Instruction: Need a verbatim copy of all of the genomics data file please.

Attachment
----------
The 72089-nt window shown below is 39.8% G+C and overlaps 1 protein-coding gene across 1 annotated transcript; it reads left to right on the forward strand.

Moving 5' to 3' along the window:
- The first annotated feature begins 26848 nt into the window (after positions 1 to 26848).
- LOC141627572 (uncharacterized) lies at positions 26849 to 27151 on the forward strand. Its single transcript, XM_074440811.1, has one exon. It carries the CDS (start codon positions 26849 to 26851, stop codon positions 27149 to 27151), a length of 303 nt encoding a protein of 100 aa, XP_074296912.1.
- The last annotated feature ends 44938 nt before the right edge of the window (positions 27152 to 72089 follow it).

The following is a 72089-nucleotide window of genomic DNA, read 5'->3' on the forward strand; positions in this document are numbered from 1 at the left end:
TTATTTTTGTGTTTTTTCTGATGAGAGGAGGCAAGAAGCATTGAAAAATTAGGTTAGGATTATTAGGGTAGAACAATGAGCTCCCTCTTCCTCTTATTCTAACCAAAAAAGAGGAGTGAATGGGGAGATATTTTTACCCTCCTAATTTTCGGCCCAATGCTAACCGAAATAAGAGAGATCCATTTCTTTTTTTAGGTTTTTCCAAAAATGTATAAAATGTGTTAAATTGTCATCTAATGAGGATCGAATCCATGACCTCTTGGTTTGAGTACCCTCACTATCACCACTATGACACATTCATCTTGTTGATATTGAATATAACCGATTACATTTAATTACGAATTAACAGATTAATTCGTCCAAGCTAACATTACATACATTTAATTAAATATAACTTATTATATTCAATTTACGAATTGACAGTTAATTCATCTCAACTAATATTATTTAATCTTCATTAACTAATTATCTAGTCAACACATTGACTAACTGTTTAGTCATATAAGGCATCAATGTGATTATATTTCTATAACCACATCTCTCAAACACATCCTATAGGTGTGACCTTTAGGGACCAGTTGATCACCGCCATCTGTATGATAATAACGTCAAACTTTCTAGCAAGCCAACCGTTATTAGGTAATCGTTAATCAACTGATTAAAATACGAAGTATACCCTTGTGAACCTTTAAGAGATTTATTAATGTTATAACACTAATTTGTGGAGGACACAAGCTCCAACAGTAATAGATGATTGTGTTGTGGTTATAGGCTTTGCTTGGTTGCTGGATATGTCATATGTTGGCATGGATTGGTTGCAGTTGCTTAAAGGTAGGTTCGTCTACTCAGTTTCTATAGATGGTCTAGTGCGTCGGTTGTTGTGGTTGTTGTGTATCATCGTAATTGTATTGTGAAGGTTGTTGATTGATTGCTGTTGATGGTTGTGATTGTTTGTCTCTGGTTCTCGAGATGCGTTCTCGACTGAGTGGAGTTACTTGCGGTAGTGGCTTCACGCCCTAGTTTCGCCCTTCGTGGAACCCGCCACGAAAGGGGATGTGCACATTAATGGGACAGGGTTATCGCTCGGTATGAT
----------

The 72089-nt window shown below is 39.8% G+C and overlaps 1 protein-coding gene across 1 annotated transcript; it reads left to right on the forward strand.

Moving 5' to 3' along the window:
- The first annotated feature begins 26848 nt into the window (after positions 1 to 26848).
- LOC141627572 (uncharacterized) lies at positions 26849 to 27151 on the forward strand. Its single transcript, XM_074440811.1, has one exon. It carries the CDS (start codon positions 26849 to 26851, stop codon positions 27149 to 27151), a length of 303 nt encoding a protein of 100 aa, XP_074296912.1.
- The last annotated feature ends 44938 nt before the right edge of the window (positions 27152 to 72089 follow it).

The following is a 72089-nucleotide window of genomic DNA, read 5'->3' on the forward strand; positions in this document are numbered from 1 at the left end:
TTATTTTTGTGTTTTTTCTGATGAGAGGAGGCAAGAAGCATTGAAAAATTAGGTTAGGATTATTAGGGTAGAACAATGAGCTCCCTCTTCCTCTTATTCTAACCAAAAAAGAGGAGTGAATGGGGAGATATTTTTACCCTCCTAATTTTCGGCCCAATGCTAACCGAAATAAGAGAGATCCATTTCTTTTTTTAGGTTTTTCCAAAAATGTATAAAATGTGTTAAATTGTCATCTAATGAGGATCGAATCCATGACCTCTTGGTTTGAGTACCCTCACTATCACCACTATGACACATTCATCTTGTTGATATTGAATATAACCGATTACATTTAATTACGAATTAACAGATTAATTCGTCCAAGCTAACATTACATACATTTAATTAAATATAACTTATTATATTCAATTTACGAATTGACAGTTAATTCATCTCAACTAATATTATTTAATCTTCATTAACTAATTATCTAGTCAACACATTGACTAACTGTTTAGTCATATAAGGCATCAATGTGATTATATTTCTATAACCACATCTCTCAAACACATCCTATAGGTGTGACCTTTAGGGACCAGTTGATCACCGCCATCTGTATGATAATAACGTCAAACTTTCTAGCAAGCCAACCGTTATTAGGTAATCGTTAATCAACTGATTAAAATACGAAGTATACCCTTGTGAACCTTTAAGAGATTTATTAATGTTATAACACTAATTTGTGGAGGACACAAGCTCCAACAGTAATAGATGATTGTGTTGTGGTTATAGGCTTTGCTTGGTTGCTGGATATGTCATATGTTGGCATGGATTGGTTGCAGTTGCTTAAAGGTAGGTTCGTCTACTCAGTTTCTATAGATGGTCTAGTGCGTCGGTTGTTGTGGTTGTTGTGTATCATCGTAATTGTATTGTGAAGGTTGTTGATTGATTGCTGTTGATGGTTGTGATTGTTTGTCTCTGGTTCTCGAGATGCGTTCTCGACTGAGTGGAGTTACTTGCGGTAGTGGCTTCACGCCCTAGTTTCGCCCTTCGTGGAACCCGCCACGAAAGGGGATGTGCACATTAATGGGACAGGGTTATCGCTCGGTATGAT